What is the difference between (A and B') and (B')?  Read the set "A and not B" vs. "not B"

Expert Answers
embizze eNotes educator| Certified Educator

The words "and" and "or" have specific meanings in probability.

"and" is the union of two sets; to be in the union of two sets an object must be in both sets.

Usually "or" is the inclusive or; an object needs to belong to one of the two sets or it can belong to both sets. (In some applications we use the exclusive or or XOR; here the object must belong to one of the sets and not lie in the intersection.)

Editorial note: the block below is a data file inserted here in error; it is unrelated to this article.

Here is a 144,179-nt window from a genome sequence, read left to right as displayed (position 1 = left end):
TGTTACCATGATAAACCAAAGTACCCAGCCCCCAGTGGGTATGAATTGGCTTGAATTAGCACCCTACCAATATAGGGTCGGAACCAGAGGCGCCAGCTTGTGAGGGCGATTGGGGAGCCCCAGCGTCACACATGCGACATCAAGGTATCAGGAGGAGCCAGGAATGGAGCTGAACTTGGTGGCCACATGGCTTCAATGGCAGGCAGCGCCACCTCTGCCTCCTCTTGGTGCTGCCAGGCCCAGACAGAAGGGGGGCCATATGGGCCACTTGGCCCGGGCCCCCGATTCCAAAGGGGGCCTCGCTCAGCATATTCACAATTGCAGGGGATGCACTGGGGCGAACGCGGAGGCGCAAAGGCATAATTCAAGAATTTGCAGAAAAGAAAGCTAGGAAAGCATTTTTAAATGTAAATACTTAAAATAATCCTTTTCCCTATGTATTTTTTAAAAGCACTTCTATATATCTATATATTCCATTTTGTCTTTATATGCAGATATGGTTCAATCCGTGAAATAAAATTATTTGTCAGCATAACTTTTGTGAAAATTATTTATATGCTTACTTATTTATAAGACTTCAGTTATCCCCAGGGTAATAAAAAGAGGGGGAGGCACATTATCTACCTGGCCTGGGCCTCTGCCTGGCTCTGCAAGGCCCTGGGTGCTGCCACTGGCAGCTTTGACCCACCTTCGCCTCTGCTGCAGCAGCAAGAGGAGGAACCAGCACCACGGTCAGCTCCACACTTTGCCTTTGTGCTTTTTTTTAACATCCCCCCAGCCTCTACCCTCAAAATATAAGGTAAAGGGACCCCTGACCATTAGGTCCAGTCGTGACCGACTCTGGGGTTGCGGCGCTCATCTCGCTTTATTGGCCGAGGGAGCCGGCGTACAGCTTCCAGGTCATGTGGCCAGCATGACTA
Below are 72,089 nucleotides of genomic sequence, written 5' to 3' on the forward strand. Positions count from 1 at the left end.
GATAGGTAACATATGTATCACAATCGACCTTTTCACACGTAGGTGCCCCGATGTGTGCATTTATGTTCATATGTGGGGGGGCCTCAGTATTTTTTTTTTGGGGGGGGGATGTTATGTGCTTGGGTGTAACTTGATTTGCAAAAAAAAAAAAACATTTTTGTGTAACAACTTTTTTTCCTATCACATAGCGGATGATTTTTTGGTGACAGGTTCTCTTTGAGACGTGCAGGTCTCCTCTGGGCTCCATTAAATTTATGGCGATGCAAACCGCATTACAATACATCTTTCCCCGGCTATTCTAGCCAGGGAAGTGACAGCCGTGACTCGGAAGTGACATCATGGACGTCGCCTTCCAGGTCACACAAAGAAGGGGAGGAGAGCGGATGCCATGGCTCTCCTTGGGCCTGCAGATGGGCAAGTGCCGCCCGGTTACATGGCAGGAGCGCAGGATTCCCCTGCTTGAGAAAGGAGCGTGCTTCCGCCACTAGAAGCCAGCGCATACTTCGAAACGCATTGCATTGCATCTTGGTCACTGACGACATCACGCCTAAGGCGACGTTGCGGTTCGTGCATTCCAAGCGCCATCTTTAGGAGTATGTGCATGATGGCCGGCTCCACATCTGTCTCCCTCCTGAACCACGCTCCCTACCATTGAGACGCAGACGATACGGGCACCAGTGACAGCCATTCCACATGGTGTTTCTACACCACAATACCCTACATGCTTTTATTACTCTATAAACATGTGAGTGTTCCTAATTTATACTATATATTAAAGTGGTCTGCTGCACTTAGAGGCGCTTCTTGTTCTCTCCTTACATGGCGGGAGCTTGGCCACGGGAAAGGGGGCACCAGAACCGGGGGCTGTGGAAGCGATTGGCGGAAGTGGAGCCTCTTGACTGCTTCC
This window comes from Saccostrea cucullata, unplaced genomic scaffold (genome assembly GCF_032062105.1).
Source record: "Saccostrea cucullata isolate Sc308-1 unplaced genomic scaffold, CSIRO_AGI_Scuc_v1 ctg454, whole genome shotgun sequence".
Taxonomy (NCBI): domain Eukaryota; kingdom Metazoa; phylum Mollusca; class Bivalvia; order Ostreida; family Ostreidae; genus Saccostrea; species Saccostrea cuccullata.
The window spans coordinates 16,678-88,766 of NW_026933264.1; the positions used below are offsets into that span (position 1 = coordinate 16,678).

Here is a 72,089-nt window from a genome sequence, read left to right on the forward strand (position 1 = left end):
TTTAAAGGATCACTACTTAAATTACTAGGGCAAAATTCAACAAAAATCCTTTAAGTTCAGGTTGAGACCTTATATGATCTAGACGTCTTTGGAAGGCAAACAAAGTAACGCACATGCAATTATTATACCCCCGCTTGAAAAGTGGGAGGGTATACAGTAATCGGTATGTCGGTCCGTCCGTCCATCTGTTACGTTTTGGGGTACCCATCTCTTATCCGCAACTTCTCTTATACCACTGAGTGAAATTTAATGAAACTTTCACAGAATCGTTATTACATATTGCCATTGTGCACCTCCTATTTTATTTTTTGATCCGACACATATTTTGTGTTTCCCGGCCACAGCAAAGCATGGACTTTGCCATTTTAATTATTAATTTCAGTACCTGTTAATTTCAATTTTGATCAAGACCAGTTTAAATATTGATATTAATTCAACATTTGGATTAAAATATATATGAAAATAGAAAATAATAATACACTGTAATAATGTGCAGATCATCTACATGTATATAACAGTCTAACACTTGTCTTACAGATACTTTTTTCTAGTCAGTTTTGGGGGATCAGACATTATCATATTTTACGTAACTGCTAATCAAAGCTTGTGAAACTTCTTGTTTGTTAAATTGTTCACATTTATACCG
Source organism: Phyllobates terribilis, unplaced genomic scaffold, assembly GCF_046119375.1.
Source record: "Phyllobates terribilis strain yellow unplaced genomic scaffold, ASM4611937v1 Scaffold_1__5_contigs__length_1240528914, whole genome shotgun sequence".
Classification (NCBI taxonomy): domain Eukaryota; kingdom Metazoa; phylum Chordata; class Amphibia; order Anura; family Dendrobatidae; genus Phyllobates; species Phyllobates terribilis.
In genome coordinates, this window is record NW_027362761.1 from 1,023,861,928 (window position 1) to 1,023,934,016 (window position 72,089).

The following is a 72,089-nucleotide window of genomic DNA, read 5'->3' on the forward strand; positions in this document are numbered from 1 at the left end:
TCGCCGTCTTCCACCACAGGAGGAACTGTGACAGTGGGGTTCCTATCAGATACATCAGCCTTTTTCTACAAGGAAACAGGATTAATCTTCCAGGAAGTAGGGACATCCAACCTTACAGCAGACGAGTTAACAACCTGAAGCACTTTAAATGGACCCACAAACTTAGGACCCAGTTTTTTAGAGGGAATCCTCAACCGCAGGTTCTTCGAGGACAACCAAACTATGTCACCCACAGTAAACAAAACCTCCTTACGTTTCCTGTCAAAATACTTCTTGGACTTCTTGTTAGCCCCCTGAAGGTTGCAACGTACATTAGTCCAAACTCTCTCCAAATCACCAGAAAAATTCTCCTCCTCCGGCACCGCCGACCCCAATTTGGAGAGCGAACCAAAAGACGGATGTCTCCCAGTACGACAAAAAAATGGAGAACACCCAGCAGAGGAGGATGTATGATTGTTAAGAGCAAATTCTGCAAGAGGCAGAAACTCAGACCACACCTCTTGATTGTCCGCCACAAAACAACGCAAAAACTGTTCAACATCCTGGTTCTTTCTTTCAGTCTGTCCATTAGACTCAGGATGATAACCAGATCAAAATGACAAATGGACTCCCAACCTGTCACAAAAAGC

B' is the set of all objects that do not belong in set B.

A and B' is the set of all objects that are in set A and not in set B. (It isthe set of objects in A but not in the intersection of A and B.) This is written `A-(A nn B)` .

An object that is in neither A nor B belongs to B', but is not in A and B'.